East Boston gears up for bike-friendlier streets

A view of East Boston back in 1879. Pre-airport. Pre-airplane!

A new planning process has been launched in East Boston to reconfigure Central Square (the one in Eastie, not that other town!), and local bike advocates are all over it.

“They definitely have a lot of really great ideas,” said Diana Baldelomar who coordinates youth at Neighborhood of Affordable Housing Inc., an East Boston CDC that is delving heavily into environmental, health and fitness causes-including biking. “They focused a lot on traffic calming. We’re going to be more specific about we want. [The city’s plan] shows bike lanes on Border Street, and two other streets, but we want to ask are those going to be connected to anything? We’re also talking about putting [sharrows] on roads that didn’t get bike lanes and just more signage.”

Currently Central Square is a free for all of cars, pedestrians, and the occasional bike. The East Boston Farmer’s Market held in the small park in the middle of the square, for instance, is very difficult for pedestrians to access.

For it’s part, the city is focused on improving pedestrian and bicycle access, but is seeking advice from the community on just what those improvements might be.

“Adding a bike lane to Border Street promotes important connections throughout the emerging East Boston bike network,” said Vineet Gupta, the Boston Transportation Department’s head of planning. “And we’re going to include bike racks extensively. At the community meeting on the 27th residents came out in support of bike accommodations on the square and we were very happy to see this.”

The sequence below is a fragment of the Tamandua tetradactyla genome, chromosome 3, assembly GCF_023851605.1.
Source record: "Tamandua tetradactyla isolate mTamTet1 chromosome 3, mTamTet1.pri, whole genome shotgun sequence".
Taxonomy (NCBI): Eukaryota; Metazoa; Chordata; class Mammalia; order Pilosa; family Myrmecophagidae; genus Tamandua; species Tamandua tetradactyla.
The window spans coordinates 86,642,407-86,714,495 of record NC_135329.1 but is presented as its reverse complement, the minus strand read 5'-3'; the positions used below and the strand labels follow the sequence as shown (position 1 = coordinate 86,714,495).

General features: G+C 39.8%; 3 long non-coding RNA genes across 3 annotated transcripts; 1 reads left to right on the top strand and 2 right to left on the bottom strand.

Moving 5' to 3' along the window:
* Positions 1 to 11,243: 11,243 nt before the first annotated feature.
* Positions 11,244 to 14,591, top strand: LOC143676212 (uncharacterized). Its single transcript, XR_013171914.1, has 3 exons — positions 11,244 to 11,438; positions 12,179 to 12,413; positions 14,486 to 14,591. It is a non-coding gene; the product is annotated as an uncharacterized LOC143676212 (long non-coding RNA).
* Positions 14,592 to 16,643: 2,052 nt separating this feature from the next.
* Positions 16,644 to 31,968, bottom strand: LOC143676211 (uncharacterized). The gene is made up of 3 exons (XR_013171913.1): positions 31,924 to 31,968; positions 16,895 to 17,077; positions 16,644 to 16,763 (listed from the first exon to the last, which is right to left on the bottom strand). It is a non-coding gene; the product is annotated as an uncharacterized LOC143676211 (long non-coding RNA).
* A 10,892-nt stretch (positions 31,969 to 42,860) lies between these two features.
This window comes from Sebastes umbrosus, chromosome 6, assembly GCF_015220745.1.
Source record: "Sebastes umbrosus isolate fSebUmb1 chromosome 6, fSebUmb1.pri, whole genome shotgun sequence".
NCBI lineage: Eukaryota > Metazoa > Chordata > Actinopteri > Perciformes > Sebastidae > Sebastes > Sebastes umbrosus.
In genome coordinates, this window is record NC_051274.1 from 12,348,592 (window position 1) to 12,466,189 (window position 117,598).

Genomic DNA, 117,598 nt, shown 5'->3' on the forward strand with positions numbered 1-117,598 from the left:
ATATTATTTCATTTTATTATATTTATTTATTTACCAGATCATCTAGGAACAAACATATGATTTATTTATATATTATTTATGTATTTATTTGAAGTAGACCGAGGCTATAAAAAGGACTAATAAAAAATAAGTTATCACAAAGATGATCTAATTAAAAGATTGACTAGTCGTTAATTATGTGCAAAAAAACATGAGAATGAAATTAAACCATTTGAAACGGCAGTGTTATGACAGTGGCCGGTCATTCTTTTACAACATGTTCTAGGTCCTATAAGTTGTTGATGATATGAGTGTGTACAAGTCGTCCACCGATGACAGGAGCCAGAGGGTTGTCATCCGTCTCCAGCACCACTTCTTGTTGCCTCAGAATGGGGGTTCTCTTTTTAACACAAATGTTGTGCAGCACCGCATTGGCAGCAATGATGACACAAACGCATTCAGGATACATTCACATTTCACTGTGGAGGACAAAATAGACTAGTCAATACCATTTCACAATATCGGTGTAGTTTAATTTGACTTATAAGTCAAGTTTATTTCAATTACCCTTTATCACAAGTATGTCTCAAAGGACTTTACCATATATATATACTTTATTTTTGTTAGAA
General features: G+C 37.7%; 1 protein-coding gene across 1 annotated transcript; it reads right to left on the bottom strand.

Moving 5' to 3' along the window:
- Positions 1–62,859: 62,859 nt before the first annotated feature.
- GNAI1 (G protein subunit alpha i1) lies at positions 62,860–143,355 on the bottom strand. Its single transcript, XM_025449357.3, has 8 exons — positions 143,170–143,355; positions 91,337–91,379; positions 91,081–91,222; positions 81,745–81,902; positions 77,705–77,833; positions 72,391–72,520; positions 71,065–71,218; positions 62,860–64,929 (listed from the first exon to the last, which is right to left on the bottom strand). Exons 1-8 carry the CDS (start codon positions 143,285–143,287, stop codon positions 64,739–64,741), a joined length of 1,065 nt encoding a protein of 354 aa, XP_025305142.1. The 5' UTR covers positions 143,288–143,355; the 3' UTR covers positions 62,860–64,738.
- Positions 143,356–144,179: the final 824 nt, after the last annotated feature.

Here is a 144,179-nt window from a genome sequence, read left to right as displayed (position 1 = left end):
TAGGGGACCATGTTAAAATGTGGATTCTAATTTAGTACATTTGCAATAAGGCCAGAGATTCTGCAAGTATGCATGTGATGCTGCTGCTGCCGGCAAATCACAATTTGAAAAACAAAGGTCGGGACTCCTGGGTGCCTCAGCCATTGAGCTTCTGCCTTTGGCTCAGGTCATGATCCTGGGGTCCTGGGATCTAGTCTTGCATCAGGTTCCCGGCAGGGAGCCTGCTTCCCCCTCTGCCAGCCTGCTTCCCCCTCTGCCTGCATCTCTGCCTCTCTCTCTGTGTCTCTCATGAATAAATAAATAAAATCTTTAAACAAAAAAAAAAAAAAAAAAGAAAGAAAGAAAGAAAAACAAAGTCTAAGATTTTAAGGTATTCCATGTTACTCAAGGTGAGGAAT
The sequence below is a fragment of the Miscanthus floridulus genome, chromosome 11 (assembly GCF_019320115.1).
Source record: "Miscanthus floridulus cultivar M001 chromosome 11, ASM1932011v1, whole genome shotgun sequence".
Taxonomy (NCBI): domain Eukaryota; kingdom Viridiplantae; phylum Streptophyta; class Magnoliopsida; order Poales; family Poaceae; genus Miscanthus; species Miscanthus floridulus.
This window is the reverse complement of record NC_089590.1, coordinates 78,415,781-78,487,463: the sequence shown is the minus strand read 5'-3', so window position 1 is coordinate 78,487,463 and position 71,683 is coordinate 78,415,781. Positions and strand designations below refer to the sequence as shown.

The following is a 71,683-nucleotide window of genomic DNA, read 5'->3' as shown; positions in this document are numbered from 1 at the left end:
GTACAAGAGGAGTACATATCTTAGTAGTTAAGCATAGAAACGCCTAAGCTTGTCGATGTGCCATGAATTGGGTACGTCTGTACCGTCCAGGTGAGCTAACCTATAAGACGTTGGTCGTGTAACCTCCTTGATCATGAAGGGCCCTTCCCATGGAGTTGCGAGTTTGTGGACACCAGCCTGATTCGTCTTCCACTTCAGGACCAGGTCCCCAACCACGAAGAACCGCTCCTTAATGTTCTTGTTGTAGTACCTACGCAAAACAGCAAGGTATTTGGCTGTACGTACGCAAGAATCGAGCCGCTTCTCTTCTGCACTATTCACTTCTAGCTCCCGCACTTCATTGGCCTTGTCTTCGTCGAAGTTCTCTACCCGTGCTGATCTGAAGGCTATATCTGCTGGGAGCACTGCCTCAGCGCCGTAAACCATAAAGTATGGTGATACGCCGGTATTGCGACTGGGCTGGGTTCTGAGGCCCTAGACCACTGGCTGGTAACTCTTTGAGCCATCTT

MassBike, Massachusetts statewide advocacy organization, is also getting involved. MassBike director David Watson made an “impassioned” speech at the meeting, said Gupta.

Other bike efforts are also underway in the neighborhood, such as an effort from the East Boston Greenway Committee to extend a path from the greenway that runs through the center of Eastie out to Constitution Beach. The effort faces a challenge in convincing MassPort to support the idea, as the path would curtail expansion of the vast airport parking lots and other facilities along one corner of the airport’s current outer limit.

For those reading this in East Boston, the Boston Cyclists Union will help spread the word to you when the next planning meetings on either of these two promising projects come up! Email pete@bostoncyclistsunion.org if you’re interested in getting involved.


  1. paul howes on August 6, 2010 at 8:46 am

    Keep me updated please.

  2. Brian Gannon on August 11, 2010 at 4:00 am

    Although we may be getting a few bike lanes we are still confined to a small area we can bike aroound due to the stubborness of the MBTA and their unwillingness to allow Bikes on the Blue line between Aquarium and Maverik, the only other direction we can ride in encounters the Lynnway where it is impassable if you dont want to change a lfat every 3 feet. Can your union assist in encouraging the MBTA?
    I have unsuccessfully dealt with the city on this issue but they push it off back to the MBTA

  3. pete on August 12, 2010 at 3:44 pm

    Hey Brian,

    The Boston Cyclists Union is supporting a local effort to get bikes allowed on the MBTA Blue Line all the time, and we’ve been gathering signatures on a petition for this, but it will certainly be a challenge. It’s possible the ultimate solution will be special cars that hold bikes in a way that works on a crowded rush hour train. If you’re interested in being on a petition for simply “Allowing bikes on the Blue Line all the time” just email us at pete@bostoncyclistsunion.org and include your first and last name, address, and whether or not you’d like to volunteer for the cause or not.


    -Pete Stidman

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